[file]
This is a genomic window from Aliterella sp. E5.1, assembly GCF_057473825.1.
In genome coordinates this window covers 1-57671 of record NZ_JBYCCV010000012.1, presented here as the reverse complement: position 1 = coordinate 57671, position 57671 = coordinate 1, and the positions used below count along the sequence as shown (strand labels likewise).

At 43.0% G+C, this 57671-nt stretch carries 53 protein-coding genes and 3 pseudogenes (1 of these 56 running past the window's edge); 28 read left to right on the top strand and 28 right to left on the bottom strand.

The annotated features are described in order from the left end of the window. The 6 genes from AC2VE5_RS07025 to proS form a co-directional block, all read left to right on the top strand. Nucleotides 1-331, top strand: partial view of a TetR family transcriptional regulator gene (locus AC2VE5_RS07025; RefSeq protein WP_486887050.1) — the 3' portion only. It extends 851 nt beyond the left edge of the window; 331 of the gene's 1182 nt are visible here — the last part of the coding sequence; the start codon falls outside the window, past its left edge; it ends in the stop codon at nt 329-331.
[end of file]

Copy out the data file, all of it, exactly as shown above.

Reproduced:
This is a genomic window from Aliterella sp. E5.1, assembly GCF_057473825.1.
In genome coordinates this window covers 1-57671 of record NZ_JBYCCV010000012.1, presented here as the reverse complement: position 1 = coordinate 57671, position 57671 = coordinate 1, and the positions used below count along the sequence as shown (strand labels likewise).

At 43.0% G+C, this 57671-nt stretch carries 53 protein-coding genes and 3 pseudogenes (1 of these 56 running past the window's edge); 28 read left to right on the top strand and 28 right to left on the bottom strand.

The annotated features are described in order from the left end of the window. The 6 genes from AC2VE5_RS07025 to proS form a co-directional block, all read left to right on the top strand. Nucleotides 1-331, top strand: partial view of a TetR family transcriptional regulator gene (locus AC2VE5_RS07025; RefSeq protein WP_486887050.1) — the 3' portion only. It extends 851 nt beyond the left edge of the window; 331 of the gene's 1182 nt are visible here — the last part of the coding sequence; the start codon falls outside the window, past its left edge; it ends in the stop codon at nt 329-331.